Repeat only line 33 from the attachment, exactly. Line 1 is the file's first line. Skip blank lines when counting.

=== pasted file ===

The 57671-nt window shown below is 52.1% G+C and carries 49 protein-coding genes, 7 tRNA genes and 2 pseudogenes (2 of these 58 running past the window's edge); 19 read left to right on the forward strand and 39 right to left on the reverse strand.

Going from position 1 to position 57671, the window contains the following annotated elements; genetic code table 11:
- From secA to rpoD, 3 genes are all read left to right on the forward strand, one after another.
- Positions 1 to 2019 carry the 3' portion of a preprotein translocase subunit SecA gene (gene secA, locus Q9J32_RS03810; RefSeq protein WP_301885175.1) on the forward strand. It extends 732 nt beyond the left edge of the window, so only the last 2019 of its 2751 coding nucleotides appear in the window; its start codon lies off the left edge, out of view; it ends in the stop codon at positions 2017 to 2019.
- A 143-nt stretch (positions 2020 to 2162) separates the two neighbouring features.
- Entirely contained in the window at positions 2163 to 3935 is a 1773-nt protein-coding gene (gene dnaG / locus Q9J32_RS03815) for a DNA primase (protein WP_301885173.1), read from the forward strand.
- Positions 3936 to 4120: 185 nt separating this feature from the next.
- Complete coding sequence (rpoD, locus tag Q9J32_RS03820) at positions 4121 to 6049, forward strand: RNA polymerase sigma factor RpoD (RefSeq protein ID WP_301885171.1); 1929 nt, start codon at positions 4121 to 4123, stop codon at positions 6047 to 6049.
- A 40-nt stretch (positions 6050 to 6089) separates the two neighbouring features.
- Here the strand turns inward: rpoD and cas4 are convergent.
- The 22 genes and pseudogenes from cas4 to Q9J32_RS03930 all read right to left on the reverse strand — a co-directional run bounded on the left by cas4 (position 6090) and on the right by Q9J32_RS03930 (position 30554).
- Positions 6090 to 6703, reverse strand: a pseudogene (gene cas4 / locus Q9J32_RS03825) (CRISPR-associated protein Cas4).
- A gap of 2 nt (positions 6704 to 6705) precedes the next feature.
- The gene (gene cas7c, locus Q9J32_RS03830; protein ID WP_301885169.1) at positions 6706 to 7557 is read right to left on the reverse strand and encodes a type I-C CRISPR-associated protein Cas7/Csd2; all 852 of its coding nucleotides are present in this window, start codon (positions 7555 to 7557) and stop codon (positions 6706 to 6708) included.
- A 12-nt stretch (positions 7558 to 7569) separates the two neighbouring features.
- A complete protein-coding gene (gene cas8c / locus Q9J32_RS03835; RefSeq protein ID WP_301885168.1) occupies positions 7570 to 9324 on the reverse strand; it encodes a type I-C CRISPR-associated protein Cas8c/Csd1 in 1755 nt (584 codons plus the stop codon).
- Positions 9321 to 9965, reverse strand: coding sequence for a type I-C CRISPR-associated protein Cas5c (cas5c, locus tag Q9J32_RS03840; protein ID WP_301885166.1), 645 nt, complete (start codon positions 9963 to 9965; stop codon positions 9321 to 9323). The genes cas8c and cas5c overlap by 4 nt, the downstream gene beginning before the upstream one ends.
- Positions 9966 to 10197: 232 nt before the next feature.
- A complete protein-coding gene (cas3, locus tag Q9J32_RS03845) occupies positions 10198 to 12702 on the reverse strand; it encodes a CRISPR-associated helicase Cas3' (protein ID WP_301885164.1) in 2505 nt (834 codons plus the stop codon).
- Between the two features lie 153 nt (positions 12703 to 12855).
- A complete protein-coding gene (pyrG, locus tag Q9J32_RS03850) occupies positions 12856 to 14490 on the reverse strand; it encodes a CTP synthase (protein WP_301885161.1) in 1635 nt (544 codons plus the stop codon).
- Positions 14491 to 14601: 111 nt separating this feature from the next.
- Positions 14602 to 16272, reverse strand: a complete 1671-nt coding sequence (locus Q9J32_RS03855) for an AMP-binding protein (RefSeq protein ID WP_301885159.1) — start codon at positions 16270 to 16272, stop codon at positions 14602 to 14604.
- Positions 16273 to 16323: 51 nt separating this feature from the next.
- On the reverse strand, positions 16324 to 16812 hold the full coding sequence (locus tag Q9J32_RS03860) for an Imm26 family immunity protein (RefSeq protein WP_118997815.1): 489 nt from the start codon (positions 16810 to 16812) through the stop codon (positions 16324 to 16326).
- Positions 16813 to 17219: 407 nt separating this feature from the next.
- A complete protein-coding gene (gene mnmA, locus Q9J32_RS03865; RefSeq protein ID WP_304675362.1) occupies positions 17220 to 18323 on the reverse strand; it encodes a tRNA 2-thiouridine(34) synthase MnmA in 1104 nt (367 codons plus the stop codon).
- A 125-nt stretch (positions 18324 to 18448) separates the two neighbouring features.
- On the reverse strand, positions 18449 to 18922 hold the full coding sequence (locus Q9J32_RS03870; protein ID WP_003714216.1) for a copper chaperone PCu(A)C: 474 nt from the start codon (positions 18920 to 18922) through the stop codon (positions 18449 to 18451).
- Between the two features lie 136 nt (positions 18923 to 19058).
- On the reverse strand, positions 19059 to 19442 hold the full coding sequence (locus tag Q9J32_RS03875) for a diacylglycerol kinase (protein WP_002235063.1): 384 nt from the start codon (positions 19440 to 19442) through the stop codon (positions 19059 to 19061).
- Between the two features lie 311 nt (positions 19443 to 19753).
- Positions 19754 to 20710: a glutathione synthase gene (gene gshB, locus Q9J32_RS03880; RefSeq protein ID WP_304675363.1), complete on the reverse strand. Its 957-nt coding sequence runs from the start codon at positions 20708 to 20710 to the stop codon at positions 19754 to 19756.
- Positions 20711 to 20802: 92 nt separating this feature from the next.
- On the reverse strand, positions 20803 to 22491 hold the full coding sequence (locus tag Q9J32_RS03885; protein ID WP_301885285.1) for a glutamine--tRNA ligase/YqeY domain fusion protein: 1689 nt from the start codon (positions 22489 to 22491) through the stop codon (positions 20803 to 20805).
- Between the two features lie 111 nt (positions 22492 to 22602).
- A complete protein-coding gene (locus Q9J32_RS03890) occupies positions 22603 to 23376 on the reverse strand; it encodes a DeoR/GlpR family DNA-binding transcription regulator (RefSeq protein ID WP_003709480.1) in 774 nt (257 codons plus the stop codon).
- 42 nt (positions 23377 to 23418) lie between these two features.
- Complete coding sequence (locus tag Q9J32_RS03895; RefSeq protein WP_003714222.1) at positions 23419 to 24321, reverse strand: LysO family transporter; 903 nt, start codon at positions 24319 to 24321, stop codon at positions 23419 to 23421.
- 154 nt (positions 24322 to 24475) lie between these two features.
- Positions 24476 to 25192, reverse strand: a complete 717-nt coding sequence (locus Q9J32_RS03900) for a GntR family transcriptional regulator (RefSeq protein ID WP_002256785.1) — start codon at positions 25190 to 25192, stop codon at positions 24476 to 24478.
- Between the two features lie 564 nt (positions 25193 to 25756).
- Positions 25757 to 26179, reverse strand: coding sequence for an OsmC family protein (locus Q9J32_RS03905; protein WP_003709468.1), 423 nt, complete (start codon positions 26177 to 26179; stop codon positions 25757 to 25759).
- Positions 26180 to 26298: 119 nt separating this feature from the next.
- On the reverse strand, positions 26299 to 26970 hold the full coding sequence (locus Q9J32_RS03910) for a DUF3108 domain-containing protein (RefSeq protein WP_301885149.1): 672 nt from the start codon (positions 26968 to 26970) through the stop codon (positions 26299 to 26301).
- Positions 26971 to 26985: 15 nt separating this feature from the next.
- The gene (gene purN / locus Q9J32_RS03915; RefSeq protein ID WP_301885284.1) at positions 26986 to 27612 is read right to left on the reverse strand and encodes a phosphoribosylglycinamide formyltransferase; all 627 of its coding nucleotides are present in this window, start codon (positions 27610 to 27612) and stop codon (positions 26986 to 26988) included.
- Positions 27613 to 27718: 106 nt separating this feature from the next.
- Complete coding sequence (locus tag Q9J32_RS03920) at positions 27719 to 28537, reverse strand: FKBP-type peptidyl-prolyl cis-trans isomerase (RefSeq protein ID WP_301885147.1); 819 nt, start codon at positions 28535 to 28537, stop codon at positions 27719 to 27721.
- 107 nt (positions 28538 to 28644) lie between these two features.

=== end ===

- Positions 19754 to 20710: a glutathione synthase gene (gene gshB, locus Q9J32_RS03880; RefSeq protein ID WP_304675363.1), complete on the reverse strand. Its 957-nt coding sequence runs from the start codon at positions 20708 to 20710 to the stop codon at positions 19754 to 19756.